Green screen videos, when done right, open up endless possibilities for video creators. When you are otherwise hindered by location or surroundings, the right green screen scenario can take your subject anywhere you want to go. Today I’m going to show you just a few basic green screen video examples and tips created by Stories and Stills for a recent project, as well as a slightly more technical example where we placed a real-life elf on a shelf!
To start with, professional green screen videos require great lighting and a lot of it. You can’t simply point one light at your subject and hit record. In order for the keying or editing software to cleanly replace the green screen with your background or 3D environment, the subject and the green screen itself must be lit separately. Stories and Stills recently created short business introduction videos for members of the business networking group, BEN (Business ExSellence Network) located in Aiken, SC. In order to make the filming process as convenient as possible for the business owners, we brought our portable green screen kit to their meeting at Woodside Country Club. Our portable green screen kit consists primarily of the pop-up green screen, stand, two light for the green screen, and two lights for the subject(s).
Why so many lights? If you don’t light the green screen separately, the lights in front of the subject cast shadows onto the green screen. The shadows would then cause keying (green replacement) issues in the software when editing in post. In other words, it’s definitely not going to look good or realistic. Also, in order for you subject to be clearly and evenly lit, you need dedicated lights shining directly onto them. So, four lights may sound like a lot, but in some situations you may even need more than that, especially if you are planning to emphasize the ground in your video or create hair lighting to help your subject stand out even more from the background. All of which are very important for our green screen video examples and tips.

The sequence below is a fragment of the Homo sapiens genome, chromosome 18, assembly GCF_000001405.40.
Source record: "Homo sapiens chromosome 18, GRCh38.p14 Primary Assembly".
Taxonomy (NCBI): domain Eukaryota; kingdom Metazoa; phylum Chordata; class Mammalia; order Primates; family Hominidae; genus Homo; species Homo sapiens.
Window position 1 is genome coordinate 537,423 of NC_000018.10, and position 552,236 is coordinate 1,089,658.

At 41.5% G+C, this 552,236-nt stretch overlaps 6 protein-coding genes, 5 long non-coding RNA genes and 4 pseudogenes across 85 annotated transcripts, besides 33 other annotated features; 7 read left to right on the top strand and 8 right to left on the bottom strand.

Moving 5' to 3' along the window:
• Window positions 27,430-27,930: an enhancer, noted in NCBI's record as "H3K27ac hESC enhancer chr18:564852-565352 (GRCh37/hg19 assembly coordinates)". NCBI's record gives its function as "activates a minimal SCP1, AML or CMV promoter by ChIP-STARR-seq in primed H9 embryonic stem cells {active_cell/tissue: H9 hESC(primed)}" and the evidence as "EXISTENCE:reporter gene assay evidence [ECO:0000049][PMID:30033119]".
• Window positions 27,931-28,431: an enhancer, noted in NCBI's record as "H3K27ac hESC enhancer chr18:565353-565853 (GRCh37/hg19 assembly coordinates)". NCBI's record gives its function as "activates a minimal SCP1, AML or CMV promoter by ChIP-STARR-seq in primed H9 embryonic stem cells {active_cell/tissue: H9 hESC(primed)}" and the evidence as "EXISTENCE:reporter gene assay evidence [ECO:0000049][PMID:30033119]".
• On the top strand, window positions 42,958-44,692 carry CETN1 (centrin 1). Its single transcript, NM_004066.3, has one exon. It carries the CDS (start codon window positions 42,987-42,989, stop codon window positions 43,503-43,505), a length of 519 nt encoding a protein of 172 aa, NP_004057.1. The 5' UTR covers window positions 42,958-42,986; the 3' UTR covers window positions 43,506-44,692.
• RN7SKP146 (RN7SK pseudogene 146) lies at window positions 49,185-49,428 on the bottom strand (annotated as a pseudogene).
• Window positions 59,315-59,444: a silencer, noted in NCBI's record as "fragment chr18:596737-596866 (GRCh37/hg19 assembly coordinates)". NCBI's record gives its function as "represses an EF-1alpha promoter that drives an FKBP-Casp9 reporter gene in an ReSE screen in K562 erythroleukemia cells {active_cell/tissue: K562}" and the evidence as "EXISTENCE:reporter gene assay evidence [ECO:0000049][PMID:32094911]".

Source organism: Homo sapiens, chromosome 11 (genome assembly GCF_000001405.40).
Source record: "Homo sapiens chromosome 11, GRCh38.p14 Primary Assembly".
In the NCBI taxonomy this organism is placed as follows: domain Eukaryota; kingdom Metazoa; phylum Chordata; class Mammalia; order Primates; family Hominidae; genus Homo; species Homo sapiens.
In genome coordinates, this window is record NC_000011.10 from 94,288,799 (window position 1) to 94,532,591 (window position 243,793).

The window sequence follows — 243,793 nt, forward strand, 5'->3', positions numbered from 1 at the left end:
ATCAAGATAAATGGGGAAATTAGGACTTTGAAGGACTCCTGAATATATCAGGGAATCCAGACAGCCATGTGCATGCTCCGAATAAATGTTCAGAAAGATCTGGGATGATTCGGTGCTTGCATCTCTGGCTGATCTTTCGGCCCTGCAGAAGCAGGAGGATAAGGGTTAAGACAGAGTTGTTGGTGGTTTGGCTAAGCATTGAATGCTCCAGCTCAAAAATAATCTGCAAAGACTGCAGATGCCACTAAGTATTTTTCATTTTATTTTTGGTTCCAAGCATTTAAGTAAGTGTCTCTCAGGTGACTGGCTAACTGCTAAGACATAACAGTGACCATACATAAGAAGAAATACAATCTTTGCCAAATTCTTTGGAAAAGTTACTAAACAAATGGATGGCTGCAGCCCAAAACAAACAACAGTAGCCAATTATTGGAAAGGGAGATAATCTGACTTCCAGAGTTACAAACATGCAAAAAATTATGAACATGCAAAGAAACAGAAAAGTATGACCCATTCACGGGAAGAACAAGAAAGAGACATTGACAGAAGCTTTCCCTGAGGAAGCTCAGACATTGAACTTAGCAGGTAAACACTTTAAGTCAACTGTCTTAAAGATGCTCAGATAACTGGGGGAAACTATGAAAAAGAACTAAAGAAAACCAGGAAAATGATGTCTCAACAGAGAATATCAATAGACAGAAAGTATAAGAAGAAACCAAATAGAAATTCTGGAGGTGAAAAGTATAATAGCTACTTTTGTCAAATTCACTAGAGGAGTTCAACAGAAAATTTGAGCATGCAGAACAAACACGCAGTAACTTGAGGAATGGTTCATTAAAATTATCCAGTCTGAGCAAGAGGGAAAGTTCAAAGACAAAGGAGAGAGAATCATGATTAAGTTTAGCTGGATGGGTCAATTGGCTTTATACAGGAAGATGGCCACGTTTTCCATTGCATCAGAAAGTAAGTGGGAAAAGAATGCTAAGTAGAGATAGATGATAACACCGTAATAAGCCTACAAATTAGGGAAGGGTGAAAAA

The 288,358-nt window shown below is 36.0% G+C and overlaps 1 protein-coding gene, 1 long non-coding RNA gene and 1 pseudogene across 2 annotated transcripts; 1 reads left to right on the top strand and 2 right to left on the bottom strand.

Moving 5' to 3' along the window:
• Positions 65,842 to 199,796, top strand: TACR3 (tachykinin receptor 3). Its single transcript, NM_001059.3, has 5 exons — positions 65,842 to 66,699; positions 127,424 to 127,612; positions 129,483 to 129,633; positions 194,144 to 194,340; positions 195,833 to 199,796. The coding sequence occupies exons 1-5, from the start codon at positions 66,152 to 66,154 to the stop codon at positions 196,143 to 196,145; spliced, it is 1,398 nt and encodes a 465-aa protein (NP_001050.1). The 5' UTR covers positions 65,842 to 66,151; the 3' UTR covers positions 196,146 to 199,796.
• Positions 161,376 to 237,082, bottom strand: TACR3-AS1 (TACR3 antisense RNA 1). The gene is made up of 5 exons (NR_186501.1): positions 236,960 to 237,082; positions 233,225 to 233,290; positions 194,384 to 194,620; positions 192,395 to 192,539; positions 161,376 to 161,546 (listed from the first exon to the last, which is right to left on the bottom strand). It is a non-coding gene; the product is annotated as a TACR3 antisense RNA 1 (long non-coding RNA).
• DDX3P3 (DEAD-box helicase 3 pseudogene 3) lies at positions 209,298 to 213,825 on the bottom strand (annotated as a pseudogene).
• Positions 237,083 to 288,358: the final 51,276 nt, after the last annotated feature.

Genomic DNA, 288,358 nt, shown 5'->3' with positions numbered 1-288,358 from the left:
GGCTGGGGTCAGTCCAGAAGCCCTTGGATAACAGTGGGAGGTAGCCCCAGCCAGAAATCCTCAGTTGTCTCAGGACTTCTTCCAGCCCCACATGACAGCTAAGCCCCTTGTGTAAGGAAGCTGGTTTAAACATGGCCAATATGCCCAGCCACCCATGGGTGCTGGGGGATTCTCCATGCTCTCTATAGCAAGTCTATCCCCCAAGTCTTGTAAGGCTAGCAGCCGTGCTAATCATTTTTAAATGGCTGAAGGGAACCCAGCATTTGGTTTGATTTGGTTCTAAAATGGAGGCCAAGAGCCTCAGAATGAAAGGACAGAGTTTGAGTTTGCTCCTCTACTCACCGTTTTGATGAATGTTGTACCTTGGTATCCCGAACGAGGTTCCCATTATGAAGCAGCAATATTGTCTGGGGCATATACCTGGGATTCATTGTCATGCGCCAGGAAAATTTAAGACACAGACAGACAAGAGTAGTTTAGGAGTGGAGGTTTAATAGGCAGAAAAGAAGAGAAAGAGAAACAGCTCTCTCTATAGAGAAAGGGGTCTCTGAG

If you’re wondering what kind of lights we prefer to use for our green screen video shoots, here ya go. For our subject lighting, we use two led panel lights with diffuser, adjustable temperature, and brightness. To light our green screen, we use a couple of 3 1/2 foot led lights positioned vertically to fully and evenly light our green screen. If you’re looking for affordability, look around for innovative ways to create your own green screen lights on the web. There are some great ways to save money and still create a professional result.
Now for some examples of the green screen videos. The following videos are the simple, brief business introduction videos we produced for the members of the BEN group. In order to really make the subject look as if they were actually in the spaces we replaced in the backgrounds, we added some simple effects in post production. All of the images we chose for the backgrounds have light coming in through a window or something similar. In order to make it look as if that light was pouring onto our subjects, we added a subtle animated light overlay that matched the color temperature of the light in the picture. Upon first glance you might not notice it, but that is the objective isn’t it? We want a natural, realistic look, and we definitely achieved it. In order to further cement the look, we added a drop shadow off of our subject in the proper direction and intensity of the room. After all, if our subject is “really” in the room, they’re going to cast a shadow right?
For this example, our objective was to shrink down our subject to the size of an elf on a shelf and place her on a fireplace mantle. To achieve this effect, we filmed our elf in front of the green screen, while sitting on a green box in the position she would be sitting if actually on a mantle. Then, we replaced the background and drew a mask around her in order to ensure the background was completely replaced once added to the fireplace scene. Then, we had to track the elf video to the mantle to ensure that she stayed on the mantle as the camera moved. And finally, we added a drop shadow to make her a real part of the scene. A lot of little steps for a short shot, but it really sold the commercial. Here’s that commercial. Don’t miss the elf of the shelf (mantle)!